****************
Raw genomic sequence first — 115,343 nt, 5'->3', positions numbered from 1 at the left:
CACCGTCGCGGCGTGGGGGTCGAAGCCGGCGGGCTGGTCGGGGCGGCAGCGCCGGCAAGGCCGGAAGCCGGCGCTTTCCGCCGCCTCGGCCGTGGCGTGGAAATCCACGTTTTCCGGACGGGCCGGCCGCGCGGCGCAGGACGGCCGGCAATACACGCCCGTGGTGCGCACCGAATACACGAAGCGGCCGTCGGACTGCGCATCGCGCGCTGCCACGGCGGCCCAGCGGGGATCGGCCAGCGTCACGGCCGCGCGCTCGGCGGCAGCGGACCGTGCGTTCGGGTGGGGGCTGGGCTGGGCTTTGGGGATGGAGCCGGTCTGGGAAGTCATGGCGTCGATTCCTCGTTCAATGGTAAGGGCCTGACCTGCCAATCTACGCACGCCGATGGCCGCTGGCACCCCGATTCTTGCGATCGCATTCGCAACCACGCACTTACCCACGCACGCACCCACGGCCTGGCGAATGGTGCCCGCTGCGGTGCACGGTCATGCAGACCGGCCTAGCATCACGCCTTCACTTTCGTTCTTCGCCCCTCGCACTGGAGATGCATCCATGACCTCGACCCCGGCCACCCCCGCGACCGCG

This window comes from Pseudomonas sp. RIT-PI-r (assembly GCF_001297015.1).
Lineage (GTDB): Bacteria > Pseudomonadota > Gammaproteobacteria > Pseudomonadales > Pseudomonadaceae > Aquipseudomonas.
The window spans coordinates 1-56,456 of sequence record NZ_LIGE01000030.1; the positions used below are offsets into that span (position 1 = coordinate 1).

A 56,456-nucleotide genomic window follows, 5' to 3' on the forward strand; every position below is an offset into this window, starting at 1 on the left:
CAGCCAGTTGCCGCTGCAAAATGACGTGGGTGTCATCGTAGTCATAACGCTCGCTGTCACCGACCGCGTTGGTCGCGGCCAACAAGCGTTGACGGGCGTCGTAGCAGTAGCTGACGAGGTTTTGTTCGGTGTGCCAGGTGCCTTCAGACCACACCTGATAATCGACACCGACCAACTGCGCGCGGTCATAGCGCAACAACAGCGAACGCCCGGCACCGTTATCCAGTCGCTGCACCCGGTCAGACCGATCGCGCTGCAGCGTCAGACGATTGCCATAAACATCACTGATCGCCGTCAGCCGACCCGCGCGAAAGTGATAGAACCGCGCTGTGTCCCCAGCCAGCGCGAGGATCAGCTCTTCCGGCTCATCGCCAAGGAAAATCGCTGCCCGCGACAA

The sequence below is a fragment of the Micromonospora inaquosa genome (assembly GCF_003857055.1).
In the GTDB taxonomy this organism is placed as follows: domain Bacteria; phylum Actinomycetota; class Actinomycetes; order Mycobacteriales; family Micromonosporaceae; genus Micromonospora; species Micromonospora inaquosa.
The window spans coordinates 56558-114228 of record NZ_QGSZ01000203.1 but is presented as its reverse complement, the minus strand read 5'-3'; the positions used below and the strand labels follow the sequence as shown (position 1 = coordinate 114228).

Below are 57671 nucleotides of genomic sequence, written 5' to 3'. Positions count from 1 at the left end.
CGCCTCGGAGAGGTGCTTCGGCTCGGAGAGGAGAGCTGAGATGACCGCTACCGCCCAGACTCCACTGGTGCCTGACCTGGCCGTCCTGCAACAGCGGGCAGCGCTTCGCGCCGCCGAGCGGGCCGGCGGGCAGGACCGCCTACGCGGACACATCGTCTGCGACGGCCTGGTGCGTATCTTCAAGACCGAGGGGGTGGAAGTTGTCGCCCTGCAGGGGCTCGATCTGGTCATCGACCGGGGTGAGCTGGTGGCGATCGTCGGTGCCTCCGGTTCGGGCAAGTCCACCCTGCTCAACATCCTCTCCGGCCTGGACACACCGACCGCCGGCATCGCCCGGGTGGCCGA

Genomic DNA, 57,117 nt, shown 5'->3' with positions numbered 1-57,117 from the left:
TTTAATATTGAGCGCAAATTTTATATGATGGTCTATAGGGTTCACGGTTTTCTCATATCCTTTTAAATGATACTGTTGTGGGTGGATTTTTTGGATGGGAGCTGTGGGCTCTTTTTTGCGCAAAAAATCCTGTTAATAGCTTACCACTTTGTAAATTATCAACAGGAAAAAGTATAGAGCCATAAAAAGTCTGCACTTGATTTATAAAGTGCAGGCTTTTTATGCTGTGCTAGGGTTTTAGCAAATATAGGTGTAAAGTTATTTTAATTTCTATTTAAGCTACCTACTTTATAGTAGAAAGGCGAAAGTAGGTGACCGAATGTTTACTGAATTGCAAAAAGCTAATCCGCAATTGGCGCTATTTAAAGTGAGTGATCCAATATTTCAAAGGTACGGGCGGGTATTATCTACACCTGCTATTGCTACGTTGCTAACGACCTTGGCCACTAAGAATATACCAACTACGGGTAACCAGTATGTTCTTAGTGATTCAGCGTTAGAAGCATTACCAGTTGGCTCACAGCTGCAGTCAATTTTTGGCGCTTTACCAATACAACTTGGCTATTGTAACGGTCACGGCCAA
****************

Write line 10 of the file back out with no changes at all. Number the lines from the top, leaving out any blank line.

The window spans coordinates 56558-114228 of record NZ_QGSZ01000203.1 but is presented as its reverse complement, the minus strand read 5'-3'; the positions used below and the strand labels follow the sequence as shown (position 1 = coordinate 114228).